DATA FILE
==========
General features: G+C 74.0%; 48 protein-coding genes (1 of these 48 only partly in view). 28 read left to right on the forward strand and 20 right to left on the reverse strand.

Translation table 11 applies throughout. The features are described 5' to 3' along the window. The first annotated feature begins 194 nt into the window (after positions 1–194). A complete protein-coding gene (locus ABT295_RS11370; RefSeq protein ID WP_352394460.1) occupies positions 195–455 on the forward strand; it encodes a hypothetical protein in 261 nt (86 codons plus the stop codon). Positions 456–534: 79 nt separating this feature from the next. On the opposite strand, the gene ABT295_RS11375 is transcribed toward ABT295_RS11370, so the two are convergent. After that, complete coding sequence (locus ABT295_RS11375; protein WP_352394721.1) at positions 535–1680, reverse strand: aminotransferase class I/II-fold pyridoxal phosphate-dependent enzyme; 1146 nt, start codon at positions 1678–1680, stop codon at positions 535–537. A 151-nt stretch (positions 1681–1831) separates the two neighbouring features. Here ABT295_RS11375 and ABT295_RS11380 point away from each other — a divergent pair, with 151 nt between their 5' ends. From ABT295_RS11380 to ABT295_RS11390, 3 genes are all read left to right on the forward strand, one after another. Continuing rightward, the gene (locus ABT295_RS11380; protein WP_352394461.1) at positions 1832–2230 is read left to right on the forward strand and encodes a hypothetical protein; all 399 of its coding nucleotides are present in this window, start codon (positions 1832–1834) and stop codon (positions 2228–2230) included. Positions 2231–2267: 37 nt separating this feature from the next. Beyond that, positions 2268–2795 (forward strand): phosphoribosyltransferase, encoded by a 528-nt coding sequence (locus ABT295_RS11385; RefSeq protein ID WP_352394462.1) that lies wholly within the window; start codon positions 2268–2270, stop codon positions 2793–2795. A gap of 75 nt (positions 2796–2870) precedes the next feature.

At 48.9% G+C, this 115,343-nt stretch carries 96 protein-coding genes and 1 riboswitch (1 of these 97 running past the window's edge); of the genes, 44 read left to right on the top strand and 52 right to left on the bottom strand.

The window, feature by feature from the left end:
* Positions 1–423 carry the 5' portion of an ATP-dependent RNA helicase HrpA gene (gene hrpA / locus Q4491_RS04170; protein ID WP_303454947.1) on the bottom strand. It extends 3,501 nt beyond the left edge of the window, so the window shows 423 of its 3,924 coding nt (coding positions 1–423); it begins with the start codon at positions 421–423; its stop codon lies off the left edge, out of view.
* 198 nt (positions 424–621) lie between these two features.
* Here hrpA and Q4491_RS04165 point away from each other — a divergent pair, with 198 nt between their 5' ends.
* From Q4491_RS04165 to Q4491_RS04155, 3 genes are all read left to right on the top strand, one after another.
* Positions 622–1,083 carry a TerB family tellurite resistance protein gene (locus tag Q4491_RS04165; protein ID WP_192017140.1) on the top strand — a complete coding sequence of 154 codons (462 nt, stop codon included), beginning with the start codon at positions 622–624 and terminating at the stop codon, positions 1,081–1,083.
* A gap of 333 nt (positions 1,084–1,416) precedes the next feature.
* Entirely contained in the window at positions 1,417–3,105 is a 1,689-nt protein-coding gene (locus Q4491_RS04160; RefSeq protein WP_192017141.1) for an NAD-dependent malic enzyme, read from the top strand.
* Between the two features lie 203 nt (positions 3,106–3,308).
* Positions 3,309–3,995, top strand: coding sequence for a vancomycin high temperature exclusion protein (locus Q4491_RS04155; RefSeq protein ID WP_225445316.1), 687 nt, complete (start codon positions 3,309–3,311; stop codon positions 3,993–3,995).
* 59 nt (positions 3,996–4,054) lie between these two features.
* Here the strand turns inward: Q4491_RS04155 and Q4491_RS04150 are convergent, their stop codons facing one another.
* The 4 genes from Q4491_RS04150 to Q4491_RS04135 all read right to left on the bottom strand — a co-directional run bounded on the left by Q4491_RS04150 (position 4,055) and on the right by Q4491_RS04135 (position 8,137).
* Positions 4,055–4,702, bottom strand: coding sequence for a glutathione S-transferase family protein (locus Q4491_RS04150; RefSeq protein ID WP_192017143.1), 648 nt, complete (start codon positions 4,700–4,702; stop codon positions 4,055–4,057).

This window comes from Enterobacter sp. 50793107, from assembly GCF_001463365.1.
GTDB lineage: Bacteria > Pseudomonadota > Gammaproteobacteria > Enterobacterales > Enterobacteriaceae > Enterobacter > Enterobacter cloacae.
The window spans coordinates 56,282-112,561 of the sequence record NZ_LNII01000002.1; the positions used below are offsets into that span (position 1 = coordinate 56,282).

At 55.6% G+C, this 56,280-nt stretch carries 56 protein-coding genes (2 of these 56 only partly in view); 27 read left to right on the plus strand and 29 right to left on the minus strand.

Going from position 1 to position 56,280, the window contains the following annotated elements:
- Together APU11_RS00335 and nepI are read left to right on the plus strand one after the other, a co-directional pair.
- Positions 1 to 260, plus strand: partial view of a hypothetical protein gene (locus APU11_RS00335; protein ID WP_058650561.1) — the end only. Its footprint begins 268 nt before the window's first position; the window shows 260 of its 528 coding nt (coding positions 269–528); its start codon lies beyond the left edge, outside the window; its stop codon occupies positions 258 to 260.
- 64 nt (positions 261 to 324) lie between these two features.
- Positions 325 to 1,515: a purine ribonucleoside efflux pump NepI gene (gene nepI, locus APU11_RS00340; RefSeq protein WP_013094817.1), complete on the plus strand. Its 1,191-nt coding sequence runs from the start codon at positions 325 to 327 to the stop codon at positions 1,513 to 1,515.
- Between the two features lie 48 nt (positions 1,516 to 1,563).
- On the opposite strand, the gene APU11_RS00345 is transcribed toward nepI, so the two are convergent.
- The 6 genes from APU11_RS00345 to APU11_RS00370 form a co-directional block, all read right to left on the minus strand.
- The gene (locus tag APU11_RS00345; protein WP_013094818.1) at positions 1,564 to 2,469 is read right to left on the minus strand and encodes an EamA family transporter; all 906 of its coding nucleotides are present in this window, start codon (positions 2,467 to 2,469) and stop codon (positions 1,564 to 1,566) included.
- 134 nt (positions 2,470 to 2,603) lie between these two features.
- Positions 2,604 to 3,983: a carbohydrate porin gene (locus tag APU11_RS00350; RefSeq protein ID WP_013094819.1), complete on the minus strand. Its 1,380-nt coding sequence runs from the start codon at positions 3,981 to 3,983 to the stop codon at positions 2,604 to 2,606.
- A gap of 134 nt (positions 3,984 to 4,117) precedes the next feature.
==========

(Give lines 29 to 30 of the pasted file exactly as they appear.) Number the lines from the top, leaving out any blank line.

- The 6 genes from APU11_RS00345 to APU11_RS00370 form a co-directional block, all read right to left on the minus strand.
- The gene (locus tag APU11_RS00345; protein WP_013094818.1) at positions 1,564 to 2,469 is read right to left on the minus strand and encodes an EamA family transporter; all 906 of its coding nucleotides are present in this window, start codon (positions 2,467 to 2,469) and stop codon (positions 1,564 to 1,566) included.